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Strike action: NHS nurses in Northern Ireland stage second 12-hour walkout

One nurse says staff are ‘at the point of complete burnout’
Northern Ireland nurses strike

One nurse says staff are at the point of complete burnout

Thousands of nurses are striking in Northern Ireland today over conditions that one nurse has described as the worst experience of her 25 years in the profession.

RCN members staged their second 12-hour walkout today as part of an ongoing dispute with the Department of Health (DoH) over pay parity and safe staffing.

It follows a strike on 18 December, which was the first in the colleges 103-year history .

Nurse highlights understaffing within teams

Belfast-based community nurse Karen Bowes told Nursing Standard she had never seen services so understaffed.

Teams are at about

One nurse says staff are ‘at the point of complete burnout’


Community nurse Karen Bowes, older people’s nurse Karen Rees and renal nurse Jayne Bell join the picket line at Ulster Hospital. Picture: Liam McBurney/PA Wire

Thousands of nurses are striking in Northern Ireland today over conditions that one nurse has described as ‘the worst experience’ of her 25 years in the profession.

RCN members staged their second 12-hour walkout today as part of an ongoing dispute with the Department of Health (DoH) over pay parity and safe staffing.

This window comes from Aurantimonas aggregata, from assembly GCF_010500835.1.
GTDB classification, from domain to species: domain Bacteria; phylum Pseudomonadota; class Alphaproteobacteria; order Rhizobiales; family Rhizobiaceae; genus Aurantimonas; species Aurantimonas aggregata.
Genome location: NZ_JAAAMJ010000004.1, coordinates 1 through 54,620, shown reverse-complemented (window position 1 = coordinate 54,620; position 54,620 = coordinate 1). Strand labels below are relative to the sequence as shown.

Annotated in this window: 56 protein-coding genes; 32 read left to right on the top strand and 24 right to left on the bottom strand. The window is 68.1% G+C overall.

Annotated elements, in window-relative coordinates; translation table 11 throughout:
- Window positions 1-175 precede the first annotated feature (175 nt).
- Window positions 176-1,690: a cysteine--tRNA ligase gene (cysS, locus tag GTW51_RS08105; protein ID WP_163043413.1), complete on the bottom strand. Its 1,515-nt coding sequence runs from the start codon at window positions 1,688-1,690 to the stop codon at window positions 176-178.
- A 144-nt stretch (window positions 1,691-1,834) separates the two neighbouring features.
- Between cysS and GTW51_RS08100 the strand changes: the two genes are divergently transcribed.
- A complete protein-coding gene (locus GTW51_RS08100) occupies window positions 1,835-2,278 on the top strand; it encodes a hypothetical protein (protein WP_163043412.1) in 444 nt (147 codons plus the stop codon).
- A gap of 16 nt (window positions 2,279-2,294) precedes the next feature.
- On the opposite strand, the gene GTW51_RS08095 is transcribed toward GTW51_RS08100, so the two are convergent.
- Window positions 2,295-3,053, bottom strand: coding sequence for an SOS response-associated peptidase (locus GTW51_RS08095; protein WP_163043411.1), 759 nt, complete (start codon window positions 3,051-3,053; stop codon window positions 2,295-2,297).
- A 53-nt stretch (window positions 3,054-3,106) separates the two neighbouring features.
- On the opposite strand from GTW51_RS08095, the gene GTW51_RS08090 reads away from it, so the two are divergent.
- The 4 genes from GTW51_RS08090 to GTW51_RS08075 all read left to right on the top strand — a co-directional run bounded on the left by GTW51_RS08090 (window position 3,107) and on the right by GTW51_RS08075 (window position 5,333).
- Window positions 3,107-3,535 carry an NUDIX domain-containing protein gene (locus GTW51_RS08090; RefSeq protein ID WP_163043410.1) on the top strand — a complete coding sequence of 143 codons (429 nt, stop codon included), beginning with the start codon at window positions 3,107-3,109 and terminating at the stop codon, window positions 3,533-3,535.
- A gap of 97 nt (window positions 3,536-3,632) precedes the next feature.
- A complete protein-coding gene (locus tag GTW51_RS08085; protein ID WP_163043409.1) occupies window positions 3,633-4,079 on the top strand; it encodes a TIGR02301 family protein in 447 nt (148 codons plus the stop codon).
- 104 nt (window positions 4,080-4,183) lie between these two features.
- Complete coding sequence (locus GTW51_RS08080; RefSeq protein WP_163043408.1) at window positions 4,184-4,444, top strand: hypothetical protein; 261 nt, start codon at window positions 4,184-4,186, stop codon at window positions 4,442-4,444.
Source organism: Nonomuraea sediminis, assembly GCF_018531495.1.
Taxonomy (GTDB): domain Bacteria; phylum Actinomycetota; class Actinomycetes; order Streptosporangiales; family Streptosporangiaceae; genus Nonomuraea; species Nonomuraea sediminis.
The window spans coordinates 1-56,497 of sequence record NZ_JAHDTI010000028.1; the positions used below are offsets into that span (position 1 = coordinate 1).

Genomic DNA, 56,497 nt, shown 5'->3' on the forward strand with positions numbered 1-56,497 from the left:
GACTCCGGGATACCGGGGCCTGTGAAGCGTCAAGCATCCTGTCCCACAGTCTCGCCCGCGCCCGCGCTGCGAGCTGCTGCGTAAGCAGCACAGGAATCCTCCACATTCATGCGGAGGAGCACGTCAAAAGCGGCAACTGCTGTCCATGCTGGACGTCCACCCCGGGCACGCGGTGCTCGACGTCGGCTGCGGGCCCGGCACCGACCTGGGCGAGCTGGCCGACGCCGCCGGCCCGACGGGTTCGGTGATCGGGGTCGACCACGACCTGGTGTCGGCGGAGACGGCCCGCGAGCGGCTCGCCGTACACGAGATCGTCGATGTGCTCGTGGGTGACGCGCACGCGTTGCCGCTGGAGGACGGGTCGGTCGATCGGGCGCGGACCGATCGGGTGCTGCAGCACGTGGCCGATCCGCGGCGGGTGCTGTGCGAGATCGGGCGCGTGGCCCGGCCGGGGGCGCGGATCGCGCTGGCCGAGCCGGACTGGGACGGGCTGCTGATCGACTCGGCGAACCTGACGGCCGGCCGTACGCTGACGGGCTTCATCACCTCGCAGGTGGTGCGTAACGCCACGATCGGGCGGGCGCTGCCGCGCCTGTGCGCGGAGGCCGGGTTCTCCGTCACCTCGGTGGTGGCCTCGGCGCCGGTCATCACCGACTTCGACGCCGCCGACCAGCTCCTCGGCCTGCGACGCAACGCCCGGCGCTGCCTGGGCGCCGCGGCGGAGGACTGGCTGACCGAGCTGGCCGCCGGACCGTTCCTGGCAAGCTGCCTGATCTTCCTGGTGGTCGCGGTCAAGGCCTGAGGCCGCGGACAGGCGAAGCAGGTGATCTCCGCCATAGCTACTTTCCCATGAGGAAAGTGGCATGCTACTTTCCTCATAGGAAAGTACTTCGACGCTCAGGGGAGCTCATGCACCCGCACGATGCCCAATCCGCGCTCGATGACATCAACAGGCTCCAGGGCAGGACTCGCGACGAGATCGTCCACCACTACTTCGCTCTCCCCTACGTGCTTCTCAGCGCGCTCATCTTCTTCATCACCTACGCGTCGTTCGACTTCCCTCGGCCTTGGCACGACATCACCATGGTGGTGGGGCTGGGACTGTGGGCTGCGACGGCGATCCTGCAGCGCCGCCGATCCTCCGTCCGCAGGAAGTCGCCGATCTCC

It follows a strike on 18 December, which was the first in the college’s 103-year history.

Nurse highlights understaffing within teams

Belfast-based community nurse Karen Bowes told Nursing Standard she had never seen services so understaffed.

‘Teams are at about 40-50% capacity and most vacancies are unfilled rather than empty through sick leave or maternity leave,’ she said.

‘I have been nursing for 25 years and this past year has been the worst experience of my whole career.’

Ms Bowes added that staff are working far beyond their paid hours by starting early, working through lunch breaks and going home late to provide care to patients.

‘Everybody is devastated it has come to this’

Ulster Hospital anaesthetic nurse Lyndsay Thomson, who is also an RCN rep, said: ‘Nurses are at the point of complete burnout, [they are] crying because they don’t feel it is safe for patients, and I am concerned for nurses’ mental health. 

‘I am dealing with an increased number of staff on sick leave with work-related stress. Everybody is devastated it has come to this [strike action], but the public have been so supportive.’

A third walkout of RCN and Unison nurse members is planned for Friday.

This will include Unison nursing staff from Belfast Health and Social Care Trust, Western Health and Social Care Trust, and South Eastern Health and Social Care Trust.

Government wants to reopen discussion with nurses

Yesterday, the DoH urged the unions to return to talks.

DoH permanent secretary Richard Pengelly said: ‘It’s still not too late for trade unions to defer the industrial action planned for this week and get back round the table.’

However, he ruled out any discussion on pay, which is a central issue for Northern Ireland’s nurses. 

Newly qualified nurses in Northern Ireland earn £22,795, but their counterparts in England and Wales start on £24,214.

RCN says staff’s needs are transparent

RCN Northern Ireland director Pat Cullen said: ‘Nurses could not have been clearer over the past few months in relation to our demands for safe staffing and restoring pay parity with the rest of the UK.’ 


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